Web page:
Friday, April 11, 2003


In the city of Najaf, a mob of outraged Shiite Muslims killed two rival Shiite clerics whom U.S. officials had brought together Thursday at the city's revered Mosque of Ali for a ceremonial reconciliation and a step toward restoration of Iraqi civilian administration. Similarly, a tribal notable picked to help lead the reconstitution of civilian administration in Basra was denounced by an angry, stone-throwing crowd that accused the British military occupying Iraq's second-largest city of trying to impose a leadership tainted by association with Hussein.

That's from Daniel Williams' worrisome article in The Washington Post, most of which focuses on the tensions and outright hostilities between Kurds, Arabs and Turkmens in northern Iraq:

Hard feelings among Kurds, Arabs and Turkmens have long been a subplot to northern Iraqi politics. The Kurds have long resisted Arab rule, and Arab governments have severely repressed them. Hussein's government expelled tens of thousands of Kurds from Kirkuk and its rolling environs over the last two decades. Turkmens and Kurds have also contested control of Kirkuk; Turkey considers the city Turkish.

And yes, Turkey has made it clear that it is ready/willing to move Turkish troops into this "Turkish" city, "and has threatened to send in troops to repress the Kurds if necessary."

That's troubling talk that threatens the longterm stability of the region. But don't worry -- Colin Powell is on the job:

Secretary of State Colin L. Powell, in an urgent telephone call, promised his Turkish counterpart, Abdullah Gul, that the Kurdish guerrilla forces will be persuaded to leave, Turkish officials said in Ankara.

But as usual, the Pentagon is working overtime to undermine everything Colin Powell does, says or is:

The Kurds, who were poised for attack a few miles north, entered [Kirkuk] against U.S. wishes -- at least those voiced by Powell.

A Pentagon official smiled wryly, for instance, when asked about Powell's statement that the Kurds would be kicked out. "We'll probably ask the Kurds to leave at some point," the official said.

posted by Fred Clark 2:54 PM


Under-the-cap games have gotten to be like homework

I am a fairly regular purchaser and consumer of 20 oz. Cokes and other beverages in the convenience-store-standard 20 oz. plastic bottle. I doubt my buying and imbibing habits have ever been altered even slightly by the chance to win -- or rather "WIN!!!" -- one of the frequent under-the-cap sweepstakes periodically offered in such bottles. Particularly since the prizes are often less than universally appealing ("Win two free tickets to the 2008 Amateur Billiards Championships in Fresno, California!").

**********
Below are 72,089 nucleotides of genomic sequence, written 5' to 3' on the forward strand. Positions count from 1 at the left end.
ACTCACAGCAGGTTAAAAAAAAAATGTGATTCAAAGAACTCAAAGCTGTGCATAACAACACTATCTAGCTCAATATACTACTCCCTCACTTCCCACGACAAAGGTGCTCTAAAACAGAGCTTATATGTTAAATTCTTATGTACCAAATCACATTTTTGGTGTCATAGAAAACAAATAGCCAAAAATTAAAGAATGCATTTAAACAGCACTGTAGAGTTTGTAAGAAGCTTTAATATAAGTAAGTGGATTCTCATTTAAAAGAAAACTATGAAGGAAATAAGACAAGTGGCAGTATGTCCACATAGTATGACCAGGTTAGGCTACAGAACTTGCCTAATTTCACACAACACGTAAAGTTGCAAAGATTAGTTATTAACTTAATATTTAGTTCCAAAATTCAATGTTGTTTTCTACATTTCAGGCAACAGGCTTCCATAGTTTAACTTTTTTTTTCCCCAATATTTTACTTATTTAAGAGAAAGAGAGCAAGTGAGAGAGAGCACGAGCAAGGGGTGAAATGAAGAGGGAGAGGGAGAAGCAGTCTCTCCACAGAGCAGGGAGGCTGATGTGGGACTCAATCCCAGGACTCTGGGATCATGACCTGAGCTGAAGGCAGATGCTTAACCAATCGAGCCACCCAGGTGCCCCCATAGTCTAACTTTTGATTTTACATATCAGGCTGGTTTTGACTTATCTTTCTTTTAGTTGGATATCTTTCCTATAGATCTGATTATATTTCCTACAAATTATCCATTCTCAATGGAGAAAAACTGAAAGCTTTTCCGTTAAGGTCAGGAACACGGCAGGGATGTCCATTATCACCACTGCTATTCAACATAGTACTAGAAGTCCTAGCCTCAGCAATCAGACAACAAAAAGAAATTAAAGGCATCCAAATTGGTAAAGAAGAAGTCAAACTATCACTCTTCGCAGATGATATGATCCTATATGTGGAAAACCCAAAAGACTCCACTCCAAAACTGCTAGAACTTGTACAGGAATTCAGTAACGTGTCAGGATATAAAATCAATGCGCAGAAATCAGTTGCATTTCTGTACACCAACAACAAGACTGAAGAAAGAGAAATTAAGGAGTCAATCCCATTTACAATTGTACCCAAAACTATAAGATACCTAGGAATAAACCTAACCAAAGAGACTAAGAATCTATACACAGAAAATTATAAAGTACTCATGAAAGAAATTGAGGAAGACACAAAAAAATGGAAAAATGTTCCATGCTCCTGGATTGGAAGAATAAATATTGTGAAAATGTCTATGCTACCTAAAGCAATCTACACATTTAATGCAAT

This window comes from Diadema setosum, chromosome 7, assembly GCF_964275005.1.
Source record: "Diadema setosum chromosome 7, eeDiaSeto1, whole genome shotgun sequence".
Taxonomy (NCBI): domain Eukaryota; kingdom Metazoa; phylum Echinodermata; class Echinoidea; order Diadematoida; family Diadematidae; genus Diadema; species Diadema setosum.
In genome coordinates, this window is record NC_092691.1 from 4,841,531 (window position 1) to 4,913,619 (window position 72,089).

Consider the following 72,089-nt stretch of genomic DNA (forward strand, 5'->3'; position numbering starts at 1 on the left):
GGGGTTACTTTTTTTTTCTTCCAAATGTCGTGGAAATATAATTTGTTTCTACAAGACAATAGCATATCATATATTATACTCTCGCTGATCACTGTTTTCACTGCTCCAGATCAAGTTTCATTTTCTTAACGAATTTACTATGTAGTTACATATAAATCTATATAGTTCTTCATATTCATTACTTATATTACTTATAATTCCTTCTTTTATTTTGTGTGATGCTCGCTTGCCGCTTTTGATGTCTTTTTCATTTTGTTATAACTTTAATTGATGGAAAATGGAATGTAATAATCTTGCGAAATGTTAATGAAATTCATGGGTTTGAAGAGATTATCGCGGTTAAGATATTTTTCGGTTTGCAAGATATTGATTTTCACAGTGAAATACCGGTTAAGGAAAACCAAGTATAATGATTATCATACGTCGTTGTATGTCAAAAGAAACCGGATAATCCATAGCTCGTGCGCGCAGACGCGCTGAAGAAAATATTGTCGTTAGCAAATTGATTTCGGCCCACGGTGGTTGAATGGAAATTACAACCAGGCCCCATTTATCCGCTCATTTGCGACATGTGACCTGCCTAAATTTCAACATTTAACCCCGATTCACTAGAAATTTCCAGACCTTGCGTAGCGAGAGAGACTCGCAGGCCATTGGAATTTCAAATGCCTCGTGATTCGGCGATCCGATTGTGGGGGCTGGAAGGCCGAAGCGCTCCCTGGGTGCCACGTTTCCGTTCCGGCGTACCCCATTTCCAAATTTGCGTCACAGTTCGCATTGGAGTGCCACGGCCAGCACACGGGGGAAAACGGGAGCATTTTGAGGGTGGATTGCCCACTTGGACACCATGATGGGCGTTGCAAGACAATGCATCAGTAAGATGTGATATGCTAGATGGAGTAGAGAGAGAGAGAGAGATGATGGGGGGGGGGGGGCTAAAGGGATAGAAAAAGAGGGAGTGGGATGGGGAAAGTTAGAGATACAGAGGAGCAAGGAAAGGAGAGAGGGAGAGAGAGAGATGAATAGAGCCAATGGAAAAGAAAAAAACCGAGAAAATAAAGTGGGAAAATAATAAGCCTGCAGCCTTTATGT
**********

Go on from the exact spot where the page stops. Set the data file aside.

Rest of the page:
Still, over the years I've won a decent number of free 20 oz. Cokes. Which is something, anyway.

But lately, I couldn't tell you whether I've won or lost any of these games, they've gotten so multi-layered and complicated. Look under the cap these days and you won't find a straightforward "Sorry, play again" or "Free 20 oz. Coke" -- you're more likely to find a secret code which you're supposed to type in at the special Web site, the URL to which will be flashed on the screen after the 200th lap of last Saturday's Busch Series truck race on Fox Sports.

Do people actually do this? Do they actually wend their way through this cross-promotional multimedia maze of homework just to arrive back where they started from: "Sorry, play again"?

Memo to Coke: games of chance are supposed to be fun. That's why we call them "games."

posted by Fred Clark 4:57 AM


Or give up your right to criticize public officials.

Dale Petroskey is a ridiculous little man. Therefore, it is the duty of all honest people to ridicule him.

In brief, the Baseball Hall of Fame had scheduled a 15-year anniversary celebration of Bull Durham, one of the greatest baseball movies ever. But Dale Petroskey, a former Reagan official who cozied his way into a post as president of the people's great museum, has cancelled the celebration because of the anti-war views of Tim Robbins and Susan Sarandon, two of the film's stars.